So please bear with us while we revamp this site. Once revised, this site will continue its devotion to provide travel stories that nobody reads.

As folks wander…

As folks wander randomly

On a long-lost street

My thoughts sit idle

But not asleep.

More has happened this day

Than could have happened in a night.

The pain travels longer

But is never out of sight.

The morning sun brings hope

Even to a distant land

But only if it shines

Near the place where I stand.

Just an hour by boat from Buenos Aires, this world heritage site has a meaningful, slow pace

(This story is waiting for more photos and fixes on techno glitches–the rumours are that the Russians hacked in. Until the fix, this story lacks content…)

This is a city with urban life writ large–more than 15 million people with a grand history of opulence and wealth (for those who had money) and a darker history of poverty and oppression (for those who had no money).

The City of Buenos Aires thrived when beef and grain exports topped the charts in the later 1800’s. That opulence continued for decades, which these photos of the streets show–ornate and powerful buildings showing Buenos Aires an equal to the cities of Europe. At least until both headed into the 1930’s, tumultuous times for all.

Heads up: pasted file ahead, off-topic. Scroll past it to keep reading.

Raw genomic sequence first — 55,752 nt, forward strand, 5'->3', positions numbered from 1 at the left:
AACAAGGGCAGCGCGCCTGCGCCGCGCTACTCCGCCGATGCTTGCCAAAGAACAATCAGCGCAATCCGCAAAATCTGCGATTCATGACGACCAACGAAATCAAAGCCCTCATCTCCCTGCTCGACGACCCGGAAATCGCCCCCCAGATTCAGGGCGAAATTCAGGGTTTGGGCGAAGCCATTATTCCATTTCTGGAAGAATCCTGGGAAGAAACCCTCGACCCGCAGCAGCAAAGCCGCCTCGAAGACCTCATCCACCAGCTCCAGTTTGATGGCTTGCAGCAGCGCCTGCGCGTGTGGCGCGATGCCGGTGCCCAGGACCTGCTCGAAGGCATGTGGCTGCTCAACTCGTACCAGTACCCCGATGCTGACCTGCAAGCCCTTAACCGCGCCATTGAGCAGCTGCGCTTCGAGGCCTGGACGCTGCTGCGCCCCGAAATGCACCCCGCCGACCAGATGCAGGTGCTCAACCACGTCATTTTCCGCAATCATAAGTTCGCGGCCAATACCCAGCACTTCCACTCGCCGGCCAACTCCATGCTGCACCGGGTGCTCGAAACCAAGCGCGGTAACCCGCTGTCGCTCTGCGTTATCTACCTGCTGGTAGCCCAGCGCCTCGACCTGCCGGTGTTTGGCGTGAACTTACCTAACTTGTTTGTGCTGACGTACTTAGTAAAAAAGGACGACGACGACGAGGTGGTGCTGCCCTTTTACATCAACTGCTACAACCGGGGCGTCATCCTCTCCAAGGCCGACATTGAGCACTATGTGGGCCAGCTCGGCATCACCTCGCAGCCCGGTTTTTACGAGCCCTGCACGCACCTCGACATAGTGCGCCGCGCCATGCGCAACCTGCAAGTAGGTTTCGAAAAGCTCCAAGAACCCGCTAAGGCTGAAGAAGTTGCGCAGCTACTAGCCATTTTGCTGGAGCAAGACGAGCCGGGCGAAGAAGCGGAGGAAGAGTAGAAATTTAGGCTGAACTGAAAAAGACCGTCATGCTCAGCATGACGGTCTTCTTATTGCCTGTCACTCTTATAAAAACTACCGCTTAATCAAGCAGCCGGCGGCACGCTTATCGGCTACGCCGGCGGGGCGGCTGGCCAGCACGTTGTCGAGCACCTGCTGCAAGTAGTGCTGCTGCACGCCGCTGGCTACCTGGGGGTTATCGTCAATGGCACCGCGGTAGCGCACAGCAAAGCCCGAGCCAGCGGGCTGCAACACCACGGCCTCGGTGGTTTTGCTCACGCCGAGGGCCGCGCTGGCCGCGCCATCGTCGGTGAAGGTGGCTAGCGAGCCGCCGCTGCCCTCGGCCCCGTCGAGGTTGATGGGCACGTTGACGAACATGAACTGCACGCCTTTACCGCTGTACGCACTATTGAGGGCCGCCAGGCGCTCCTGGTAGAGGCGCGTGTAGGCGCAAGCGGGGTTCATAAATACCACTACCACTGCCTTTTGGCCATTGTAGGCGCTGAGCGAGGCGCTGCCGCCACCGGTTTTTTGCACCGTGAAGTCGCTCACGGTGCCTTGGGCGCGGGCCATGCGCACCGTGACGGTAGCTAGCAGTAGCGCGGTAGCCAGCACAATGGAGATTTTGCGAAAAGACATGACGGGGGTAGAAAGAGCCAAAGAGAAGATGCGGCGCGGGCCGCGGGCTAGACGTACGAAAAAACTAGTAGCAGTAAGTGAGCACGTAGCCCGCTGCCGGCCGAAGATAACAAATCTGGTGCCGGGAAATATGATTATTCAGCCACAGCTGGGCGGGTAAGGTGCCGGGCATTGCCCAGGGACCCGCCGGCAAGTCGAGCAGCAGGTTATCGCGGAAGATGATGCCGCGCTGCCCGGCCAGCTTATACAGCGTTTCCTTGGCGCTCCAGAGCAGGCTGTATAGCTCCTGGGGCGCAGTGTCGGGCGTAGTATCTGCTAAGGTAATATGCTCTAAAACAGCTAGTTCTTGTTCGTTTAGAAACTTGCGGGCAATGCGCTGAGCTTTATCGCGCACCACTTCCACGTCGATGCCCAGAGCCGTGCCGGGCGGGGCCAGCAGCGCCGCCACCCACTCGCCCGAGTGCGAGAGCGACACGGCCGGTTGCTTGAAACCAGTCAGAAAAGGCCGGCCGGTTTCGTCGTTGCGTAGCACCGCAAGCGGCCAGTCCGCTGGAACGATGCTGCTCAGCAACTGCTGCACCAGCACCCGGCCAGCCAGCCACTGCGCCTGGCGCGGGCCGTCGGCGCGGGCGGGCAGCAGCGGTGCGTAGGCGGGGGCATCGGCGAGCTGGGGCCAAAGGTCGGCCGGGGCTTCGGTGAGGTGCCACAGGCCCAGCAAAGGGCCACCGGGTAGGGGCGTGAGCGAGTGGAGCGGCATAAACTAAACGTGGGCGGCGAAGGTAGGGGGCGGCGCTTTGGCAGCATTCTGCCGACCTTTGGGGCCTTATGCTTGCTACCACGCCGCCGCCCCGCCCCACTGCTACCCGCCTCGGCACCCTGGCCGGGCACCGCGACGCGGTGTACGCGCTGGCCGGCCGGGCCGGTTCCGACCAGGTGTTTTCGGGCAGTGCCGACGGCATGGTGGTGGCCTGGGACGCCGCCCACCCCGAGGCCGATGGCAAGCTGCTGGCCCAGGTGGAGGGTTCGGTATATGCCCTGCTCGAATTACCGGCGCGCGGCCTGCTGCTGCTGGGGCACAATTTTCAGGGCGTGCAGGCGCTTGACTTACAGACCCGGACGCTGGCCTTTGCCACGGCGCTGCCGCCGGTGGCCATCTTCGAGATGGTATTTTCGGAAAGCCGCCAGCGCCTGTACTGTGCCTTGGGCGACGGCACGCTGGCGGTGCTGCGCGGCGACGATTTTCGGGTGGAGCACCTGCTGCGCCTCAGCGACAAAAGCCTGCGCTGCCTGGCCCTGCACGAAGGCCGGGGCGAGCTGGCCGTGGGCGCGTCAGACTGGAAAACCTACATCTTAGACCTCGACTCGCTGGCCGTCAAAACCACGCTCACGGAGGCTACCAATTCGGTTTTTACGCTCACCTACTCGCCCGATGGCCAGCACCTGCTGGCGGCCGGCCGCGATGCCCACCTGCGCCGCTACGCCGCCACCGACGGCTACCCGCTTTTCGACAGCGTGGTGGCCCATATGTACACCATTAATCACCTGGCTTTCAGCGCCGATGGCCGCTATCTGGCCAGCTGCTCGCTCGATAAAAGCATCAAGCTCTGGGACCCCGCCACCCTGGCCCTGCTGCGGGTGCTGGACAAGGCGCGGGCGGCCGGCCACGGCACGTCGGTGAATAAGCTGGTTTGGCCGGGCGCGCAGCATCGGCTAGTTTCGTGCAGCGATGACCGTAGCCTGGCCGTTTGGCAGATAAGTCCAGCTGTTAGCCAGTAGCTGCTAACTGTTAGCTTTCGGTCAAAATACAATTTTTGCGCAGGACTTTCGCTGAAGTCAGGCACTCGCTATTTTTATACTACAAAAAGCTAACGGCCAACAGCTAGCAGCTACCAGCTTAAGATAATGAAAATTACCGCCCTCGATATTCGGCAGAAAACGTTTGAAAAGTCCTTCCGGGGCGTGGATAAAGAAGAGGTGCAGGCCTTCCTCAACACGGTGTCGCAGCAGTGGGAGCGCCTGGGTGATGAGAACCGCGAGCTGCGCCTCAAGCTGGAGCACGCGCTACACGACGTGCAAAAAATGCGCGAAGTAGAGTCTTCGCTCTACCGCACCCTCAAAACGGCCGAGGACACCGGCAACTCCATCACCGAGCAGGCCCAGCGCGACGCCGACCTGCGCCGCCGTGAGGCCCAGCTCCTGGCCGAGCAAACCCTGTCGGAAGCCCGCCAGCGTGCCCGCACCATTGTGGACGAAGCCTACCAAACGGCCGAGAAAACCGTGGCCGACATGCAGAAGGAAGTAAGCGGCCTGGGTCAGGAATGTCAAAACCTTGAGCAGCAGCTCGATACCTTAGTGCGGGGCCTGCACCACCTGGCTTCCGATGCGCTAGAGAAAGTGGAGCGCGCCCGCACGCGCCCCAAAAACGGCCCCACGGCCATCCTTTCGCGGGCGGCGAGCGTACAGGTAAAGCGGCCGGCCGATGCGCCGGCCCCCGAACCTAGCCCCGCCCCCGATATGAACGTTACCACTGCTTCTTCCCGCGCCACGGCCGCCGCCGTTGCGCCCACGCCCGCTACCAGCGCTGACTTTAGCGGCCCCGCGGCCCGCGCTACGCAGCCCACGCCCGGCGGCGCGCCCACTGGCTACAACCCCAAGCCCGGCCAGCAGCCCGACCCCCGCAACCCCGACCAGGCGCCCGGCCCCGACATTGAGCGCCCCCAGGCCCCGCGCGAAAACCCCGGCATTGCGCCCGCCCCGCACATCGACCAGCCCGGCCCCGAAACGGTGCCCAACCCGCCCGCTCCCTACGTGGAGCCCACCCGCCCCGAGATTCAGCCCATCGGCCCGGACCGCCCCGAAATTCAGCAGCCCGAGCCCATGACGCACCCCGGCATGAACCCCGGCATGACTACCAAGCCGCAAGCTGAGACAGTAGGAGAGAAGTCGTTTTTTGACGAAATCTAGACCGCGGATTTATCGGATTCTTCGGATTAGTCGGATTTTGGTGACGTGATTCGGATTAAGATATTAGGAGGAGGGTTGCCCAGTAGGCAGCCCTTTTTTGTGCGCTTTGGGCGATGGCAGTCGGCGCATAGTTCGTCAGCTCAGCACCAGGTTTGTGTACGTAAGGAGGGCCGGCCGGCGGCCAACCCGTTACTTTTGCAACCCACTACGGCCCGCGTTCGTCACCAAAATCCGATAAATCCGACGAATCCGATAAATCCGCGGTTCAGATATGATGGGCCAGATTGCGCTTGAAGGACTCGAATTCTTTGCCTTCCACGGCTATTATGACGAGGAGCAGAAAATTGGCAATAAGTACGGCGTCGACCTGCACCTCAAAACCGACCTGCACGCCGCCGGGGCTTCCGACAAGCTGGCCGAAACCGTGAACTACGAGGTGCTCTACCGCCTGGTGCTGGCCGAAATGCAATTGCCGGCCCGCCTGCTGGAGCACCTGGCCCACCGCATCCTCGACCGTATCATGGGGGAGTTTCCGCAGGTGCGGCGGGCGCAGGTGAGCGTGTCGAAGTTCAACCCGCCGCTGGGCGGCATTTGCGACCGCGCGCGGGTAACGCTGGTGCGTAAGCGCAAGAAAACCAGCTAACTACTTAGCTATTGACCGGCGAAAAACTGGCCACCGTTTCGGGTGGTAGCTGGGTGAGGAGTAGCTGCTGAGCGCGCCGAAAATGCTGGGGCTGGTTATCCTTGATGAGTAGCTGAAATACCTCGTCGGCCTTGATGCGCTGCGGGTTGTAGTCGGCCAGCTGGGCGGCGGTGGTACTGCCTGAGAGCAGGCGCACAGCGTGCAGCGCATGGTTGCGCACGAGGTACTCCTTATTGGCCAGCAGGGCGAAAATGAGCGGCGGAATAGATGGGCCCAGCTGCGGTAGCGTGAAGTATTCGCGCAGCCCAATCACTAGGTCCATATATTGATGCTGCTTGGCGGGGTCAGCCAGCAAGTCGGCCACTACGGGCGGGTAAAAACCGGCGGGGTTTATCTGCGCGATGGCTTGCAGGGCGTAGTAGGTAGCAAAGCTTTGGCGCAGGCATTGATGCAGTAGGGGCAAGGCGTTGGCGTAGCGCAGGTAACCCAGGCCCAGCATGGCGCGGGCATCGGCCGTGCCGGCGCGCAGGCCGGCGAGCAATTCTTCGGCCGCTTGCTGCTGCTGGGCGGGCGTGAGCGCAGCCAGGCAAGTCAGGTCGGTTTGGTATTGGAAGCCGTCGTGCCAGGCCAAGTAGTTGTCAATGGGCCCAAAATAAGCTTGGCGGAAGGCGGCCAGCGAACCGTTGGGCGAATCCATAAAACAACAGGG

Then there were many economic and political struggles in the middle of the 20th century (with Juan and Eva Peron being the most symbolic example of that). So what we have now on the streets of Buenos Aires is a mix of the old opulence and a noble effort to get by with little and lessening. Still, there is hope and happiness among the tombs of a city with a mighty past.

This is spectacle which too few people in this world get to see. Even so, there’s still hoards of tourists. Fortunately, they say there’s lots of animals enjoying the place…

About This Place…

"This website is dedicated to the many people of the Democratic Republic of the Congo who have suffered and died."


The writer was a journalist, prosecutor, and Canadian soldier who is now trying to help the people who live in the DR Congo.


The photographs and the commentary here are solely those of the writer and his pet dog named "Bark." The United Nations and MONUSCO have nothing to do with this website.

Similarly, the township of Puskokum in eastern Tennessee is equally not interested.